Once you have done Core, Cache, and GPU, I recommend pressing “Apply”. If the voltages take and it doesn’t crash immediately, select “OK - Save voltages immediately”, as it is very annoying to re-enter all your voltages after a crash during testing. Before applying your undervolts to your other profiles, spend some time using your computer in various scenarios to make sure they’re stable.
Once your undervolts have been set, it’s a good idea to set up at least two profiles (if you have a laptop). The first profile should be set in Options to be your AC profile. Check the box for “Battery Profile”, and select another profile to use on battery. This will cause ThrottleStop to automatically switch between the two profiles based on whether it is on battery.
Your AC profile should probably be the highest performance one, because there are no considerations needed for battery life. I recommend setting your Speed Shift value to 64 or lower for maximum performance on this profile.
Now click on the box in the main window for whichever profile you want to use while on battery. If battery life is a concern, I recommend checking the “disable turbo” box. Additionally, a more conservative Speed Shift value will help preserve battery life as well. Both 128 and 196 are values that are biased towards battery life.
A third profile can be useful as a failsafe to cool off the laptop once a certain temperature has been hit. Go back to the “Options” dialogue box and you will see a section labeled “Alarm”. Rather than making a loud noise to wake you up, this feature will activate a profile of your choice while certain conditions are met. Remember that DTS refers to the number of degrees from max temperature, so a DTS of 1 means 100C on an i7-7700HQ. That is still quite hot, so I like to use a DTS of 20 (80C). Below that, you can enter which profile you want activated (select the number of your “failsafe” profile). Repeat the process for the GPU, noting that this box is measured in Celsius and not DTS. I prefer my GPU temperature to stay below 78C.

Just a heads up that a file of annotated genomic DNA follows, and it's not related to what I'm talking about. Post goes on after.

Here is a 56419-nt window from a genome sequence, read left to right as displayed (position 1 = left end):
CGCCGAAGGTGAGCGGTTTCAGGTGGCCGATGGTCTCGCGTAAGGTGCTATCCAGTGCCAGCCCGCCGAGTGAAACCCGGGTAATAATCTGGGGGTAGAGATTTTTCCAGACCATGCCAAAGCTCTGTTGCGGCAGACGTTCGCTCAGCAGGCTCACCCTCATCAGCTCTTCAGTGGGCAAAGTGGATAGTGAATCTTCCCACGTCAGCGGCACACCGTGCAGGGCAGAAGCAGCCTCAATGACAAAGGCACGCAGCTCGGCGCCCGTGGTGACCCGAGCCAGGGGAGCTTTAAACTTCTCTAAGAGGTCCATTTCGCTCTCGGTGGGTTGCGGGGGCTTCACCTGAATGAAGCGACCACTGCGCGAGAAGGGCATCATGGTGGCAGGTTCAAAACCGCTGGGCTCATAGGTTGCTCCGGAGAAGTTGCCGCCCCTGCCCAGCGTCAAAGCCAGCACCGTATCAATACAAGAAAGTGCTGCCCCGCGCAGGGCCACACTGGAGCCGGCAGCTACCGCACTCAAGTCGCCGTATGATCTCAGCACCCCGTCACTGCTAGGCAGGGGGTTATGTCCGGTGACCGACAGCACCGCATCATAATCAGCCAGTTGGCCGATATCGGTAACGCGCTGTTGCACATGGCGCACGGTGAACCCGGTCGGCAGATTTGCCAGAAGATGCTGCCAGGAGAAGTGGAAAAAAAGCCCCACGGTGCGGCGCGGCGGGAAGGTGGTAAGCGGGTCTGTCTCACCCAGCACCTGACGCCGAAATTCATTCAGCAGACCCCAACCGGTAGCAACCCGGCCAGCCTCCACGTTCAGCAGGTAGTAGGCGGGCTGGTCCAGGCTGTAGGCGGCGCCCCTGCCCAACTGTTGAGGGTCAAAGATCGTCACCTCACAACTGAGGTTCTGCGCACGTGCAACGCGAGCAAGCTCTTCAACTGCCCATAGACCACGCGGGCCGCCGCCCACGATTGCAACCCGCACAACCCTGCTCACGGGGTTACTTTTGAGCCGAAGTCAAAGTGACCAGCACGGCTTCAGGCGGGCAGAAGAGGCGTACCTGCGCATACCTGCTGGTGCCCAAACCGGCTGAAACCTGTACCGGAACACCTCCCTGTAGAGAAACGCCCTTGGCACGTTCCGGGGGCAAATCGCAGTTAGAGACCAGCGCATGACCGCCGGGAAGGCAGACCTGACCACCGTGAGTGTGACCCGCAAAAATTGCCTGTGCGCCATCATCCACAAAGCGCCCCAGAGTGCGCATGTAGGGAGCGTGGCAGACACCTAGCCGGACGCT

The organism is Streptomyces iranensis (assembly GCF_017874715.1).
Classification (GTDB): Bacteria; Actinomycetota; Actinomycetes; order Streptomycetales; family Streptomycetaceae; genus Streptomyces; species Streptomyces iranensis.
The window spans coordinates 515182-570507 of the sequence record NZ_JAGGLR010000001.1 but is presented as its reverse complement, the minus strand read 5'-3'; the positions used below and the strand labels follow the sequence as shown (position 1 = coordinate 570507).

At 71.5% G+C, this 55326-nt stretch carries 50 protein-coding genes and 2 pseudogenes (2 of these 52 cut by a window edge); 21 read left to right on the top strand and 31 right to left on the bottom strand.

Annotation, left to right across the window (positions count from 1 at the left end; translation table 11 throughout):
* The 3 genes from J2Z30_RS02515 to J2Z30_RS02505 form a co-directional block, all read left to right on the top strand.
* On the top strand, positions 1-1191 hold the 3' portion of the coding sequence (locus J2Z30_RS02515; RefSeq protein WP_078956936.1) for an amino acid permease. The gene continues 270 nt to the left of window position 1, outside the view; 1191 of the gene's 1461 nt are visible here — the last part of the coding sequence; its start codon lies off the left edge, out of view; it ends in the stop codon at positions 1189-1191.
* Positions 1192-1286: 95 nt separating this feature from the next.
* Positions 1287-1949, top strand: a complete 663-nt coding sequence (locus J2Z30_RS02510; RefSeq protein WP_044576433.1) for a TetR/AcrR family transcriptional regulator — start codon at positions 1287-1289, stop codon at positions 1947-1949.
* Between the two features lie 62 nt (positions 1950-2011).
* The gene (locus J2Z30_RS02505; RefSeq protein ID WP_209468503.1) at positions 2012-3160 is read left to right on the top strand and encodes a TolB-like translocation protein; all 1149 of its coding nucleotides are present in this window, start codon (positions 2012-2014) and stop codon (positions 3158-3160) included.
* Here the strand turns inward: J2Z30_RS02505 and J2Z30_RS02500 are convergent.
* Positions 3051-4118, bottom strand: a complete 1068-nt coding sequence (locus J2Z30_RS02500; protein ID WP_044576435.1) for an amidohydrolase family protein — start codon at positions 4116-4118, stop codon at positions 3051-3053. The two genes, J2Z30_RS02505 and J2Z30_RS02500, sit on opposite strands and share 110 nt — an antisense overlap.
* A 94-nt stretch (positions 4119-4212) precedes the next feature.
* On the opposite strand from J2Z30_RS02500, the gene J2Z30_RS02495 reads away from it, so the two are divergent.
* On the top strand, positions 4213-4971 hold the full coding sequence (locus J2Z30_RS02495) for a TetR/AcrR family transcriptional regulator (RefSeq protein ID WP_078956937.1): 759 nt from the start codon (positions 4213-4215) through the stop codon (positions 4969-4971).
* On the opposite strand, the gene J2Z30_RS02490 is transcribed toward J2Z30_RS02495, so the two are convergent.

Click “OK” and navigate to your failsafe profile. This profile is designed to give your CPU a bit of breathing room if temperatures get too hot for your liking, so you probably want to check “Disable Turbo” as well as perhaps increase your Speed Shift EPP value to 128. Now, when your CPU or GPU hit your desired temperature limit, ThrottleStop should automatically switch to the designated profile until the temperatures drop. Once they drop below the threshold, it will automatically return to your default profile.
This method of keeping temperatures in check is often preferable to letting the laptop manage its CPU and temperatures according to the manufacturer’s settings, as this allows you to effectively set your own customized temperature ceiling.
This concludes our primer on using ThrottleStop. Some descriptions and functions have been left out because they were mostly self-explanatory or beyond the scope of this basic set-up. Once you get past the initial intimidation factor of technical terms, I hope you find that using this program to tweak your notebook for power consumption, performance, and heat beneficial and straightforward.